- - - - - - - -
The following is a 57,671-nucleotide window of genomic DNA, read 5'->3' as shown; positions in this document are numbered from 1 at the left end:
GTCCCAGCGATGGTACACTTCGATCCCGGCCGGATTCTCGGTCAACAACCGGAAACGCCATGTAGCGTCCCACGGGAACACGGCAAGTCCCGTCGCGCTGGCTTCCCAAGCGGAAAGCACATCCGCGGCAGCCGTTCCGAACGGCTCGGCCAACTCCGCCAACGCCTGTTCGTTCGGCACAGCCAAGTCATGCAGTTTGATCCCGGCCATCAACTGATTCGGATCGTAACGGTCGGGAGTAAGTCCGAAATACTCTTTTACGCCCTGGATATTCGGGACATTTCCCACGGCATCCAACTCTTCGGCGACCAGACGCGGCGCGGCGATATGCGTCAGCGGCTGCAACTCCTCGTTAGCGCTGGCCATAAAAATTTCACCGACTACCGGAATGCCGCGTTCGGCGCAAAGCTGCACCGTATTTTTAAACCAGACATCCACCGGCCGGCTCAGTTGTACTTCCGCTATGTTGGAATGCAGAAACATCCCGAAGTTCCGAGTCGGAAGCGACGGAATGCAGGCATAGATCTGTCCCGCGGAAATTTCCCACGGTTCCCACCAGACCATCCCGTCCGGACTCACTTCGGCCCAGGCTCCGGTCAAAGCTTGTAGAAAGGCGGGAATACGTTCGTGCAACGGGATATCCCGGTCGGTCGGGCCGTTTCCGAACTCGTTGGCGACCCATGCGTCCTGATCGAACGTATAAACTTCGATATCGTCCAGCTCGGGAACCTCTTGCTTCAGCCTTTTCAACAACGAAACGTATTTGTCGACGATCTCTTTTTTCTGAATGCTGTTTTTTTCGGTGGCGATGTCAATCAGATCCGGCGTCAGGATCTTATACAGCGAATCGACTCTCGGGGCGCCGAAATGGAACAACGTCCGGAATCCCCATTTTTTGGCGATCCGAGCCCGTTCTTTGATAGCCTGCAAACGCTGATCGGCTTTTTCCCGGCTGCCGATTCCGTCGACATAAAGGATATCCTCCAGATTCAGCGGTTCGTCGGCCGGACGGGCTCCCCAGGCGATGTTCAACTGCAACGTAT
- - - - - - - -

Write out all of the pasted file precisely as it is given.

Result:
The following is a 57,671-nucleotide window of genomic DNA, read 5'->3' as shown; positions in this document are numbered from 1 at the left end:
GTCCCAGCGATGGTACACTTCGATCCCGGCCGGATTCTCGGTCAACAACCGGAAACGCCATGTAGCGTCCCACGGGAACACGGCAAGTCCCGTCGCGCTGGCTTCCCAAGCGGAAAGCACATCCGCGGCAGCCGTTCCGAACGGCTCGGCCAACTCCGCCAACGCCTGTTCGTTCGGCACAGCCAAGTCATGCAGTTTGATCCCGGCCATCAACTGATTCGGATCGTAACGGTCGGGAGTAAGTCCGAAATACTCTTTTACGCCCTGGATATTCGGGACATTTCCCACGGCATCCAACTCTTCGGCGACCAGACGCGGCGCGGCGATATGCGTCAGCGGCTGCAACTCCTCGTTAGCGCTGGCCATAAAAATTTCACCGACTACCGGAATGCCGCGTTCGGCGCAAAGCTGCACCGTATTTTTAAACCAGACATCCACCGGCCGGCTCAGTTGTACTTCCGCTATGTTGGAATGCAGAAACATCCCGAAGTTCCGAGTCGGAAGCGACGGAATGCAGGCATAGATCTGTCCCGCGGAAATTTCCCACGGTTCCCACCAGACCATCCCGTCCGGACTCACTTCGGCCCAGGCTCCGGTCAAAGCTTGTAGAAAGGCGGGAATACGTTCGTGCAACGGGATATCCCGGTCGGTCGGGCCGTTTCCGAACTCGTTGGCGACCCATGCGTCCTGATCGAACGTATAAACTTCGATATCGTCCAGCTCGGGAACCTCTTGCTTCAGCCTTTTCAACAACGAAACGTATTTGTCGACGATCTCTTTTTTCTGAATGCTGTTTTTTTCGGTGGCGATGTCAATCAGATCCGGCGTCAGGATCTTATACAGCGAATCGACTCTCGGGGCGCCGAAATGGAACAACGTCCGGAATCCCCATTTTTTGGCGATCCGAGCCCGTTCTTTGATAGCCTGCAAACGCTGATCGGCTTTTTCCCGGCTGCCGATTCCGTCGACATAAAGGATATCCTCCAGATTCAGCGGTTCGTCGGCCGGACGGGCTCCCCAGGCGATGTTCAACTGCAACGTAT